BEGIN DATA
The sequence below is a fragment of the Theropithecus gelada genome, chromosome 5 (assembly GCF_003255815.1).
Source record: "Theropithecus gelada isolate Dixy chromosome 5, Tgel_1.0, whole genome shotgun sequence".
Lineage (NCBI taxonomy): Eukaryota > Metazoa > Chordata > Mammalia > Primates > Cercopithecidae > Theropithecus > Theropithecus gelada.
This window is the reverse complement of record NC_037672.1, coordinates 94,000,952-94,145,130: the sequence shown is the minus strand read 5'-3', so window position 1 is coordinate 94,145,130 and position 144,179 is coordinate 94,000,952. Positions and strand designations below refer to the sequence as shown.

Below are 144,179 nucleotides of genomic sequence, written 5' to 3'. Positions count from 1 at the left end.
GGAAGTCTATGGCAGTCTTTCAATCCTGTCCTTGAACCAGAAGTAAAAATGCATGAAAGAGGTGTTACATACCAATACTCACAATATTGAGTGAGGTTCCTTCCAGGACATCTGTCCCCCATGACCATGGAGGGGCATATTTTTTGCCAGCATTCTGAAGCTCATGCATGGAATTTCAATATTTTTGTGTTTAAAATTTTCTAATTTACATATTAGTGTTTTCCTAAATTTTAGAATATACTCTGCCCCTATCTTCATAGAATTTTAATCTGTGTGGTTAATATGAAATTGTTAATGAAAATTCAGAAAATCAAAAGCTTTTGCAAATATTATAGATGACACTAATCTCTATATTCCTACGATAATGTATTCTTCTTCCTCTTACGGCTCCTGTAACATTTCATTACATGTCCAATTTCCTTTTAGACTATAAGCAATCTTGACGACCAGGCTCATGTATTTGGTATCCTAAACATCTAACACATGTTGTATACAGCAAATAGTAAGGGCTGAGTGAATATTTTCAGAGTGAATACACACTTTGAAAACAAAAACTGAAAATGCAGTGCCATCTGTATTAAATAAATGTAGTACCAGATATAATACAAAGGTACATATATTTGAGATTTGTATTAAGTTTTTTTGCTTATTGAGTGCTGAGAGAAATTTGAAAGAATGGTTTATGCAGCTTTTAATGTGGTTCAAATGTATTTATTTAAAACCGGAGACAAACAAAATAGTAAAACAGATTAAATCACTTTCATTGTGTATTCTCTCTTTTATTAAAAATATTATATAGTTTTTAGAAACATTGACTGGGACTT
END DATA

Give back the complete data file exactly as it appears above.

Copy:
The sequence below is a fragment of the Theropithecus gelada genome, chromosome 5 (assembly GCF_003255815.1).
Source record: "Theropithecus gelada isolate Dixy chromosome 5, Tgel_1.0, whole genome shotgun sequence".
Lineage (NCBI taxonomy): Eukaryota > Metazoa > Chordata > Mammalia > Primates > Cercopithecidae > Theropithecus > Theropithecus gelada.
This window is the reverse complement of record NC_037672.1, coordinates 94,000,952-94,145,130: the sequence shown is the minus strand read 5'-3', so window position 1 is coordinate 94,145,130 and position 144,179 is coordinate 94,000,952. Positions and strand designations below refer to the sequence as shown.

Below are 144,179 nucleotides of genomic sequence, written 5' to 3'. Positions count from 1 at the left end.
GGAAGTCTATGGCAGTCTTTCAATCCTGTCCTTGAACCAGAAGTAAAAATGCATGAAAGAGGTGTTACATACCAATACTCACAATATTGAGTGAGGTTCCTTCCAGGACATCTGTCCCCCATGACCATGGAGGGGCATATTTTTTGCCAGCATTCTGAAGCTCATGCATGGAATTTCAATATTTTTGTGTTTAAAATTTTCTAATTTACATATTAGTGTTTTCCTAAATTTTAGAATATACTCTGCCCCTATCTTCATAGAATTTTAATCTGTGTGGTTAATATGAAATTGTTAATGAAAATTCAGAAAATCAAAAGCTTTTGCAAATATTATAGATGACACTAATCTCTATATTCCTACGATAATGTATTCTTCTTCCTCTTACGGCTCCTGTAACATTTCATTACATGTCCAATTTCCTTTTAGACTATAAGCAATCTTGACGACCAGGCTCATGTATTTGGTATCCTAAACATCTAACACATGTTGTATACAGCAAATAGTAAGGGCTGAGTGAATATTTTCAGAGTGAATACACACTTTGAAAACAAAAACTGAAAATGCAGTGCCATCTGTATTAAATAAATGTAGTACCAGATATAATACAAAGGTACATATATTTGAGATTTGTATTAAGTTTTTTTGCTTATTGAGTGCTGAGAGAAATTTGAAAGAATGGTTTATGCAGCTTTTAATGTGGTTCAAATGTATTTATTTAAAACCGGAGACAAACAAAATAGTAAAACAGATTAAATCACTTTCATTGTGTATTCTCTCTTTTATTAAAAATATTATATAGTTTTTAGAAACATTGACTGGGACTT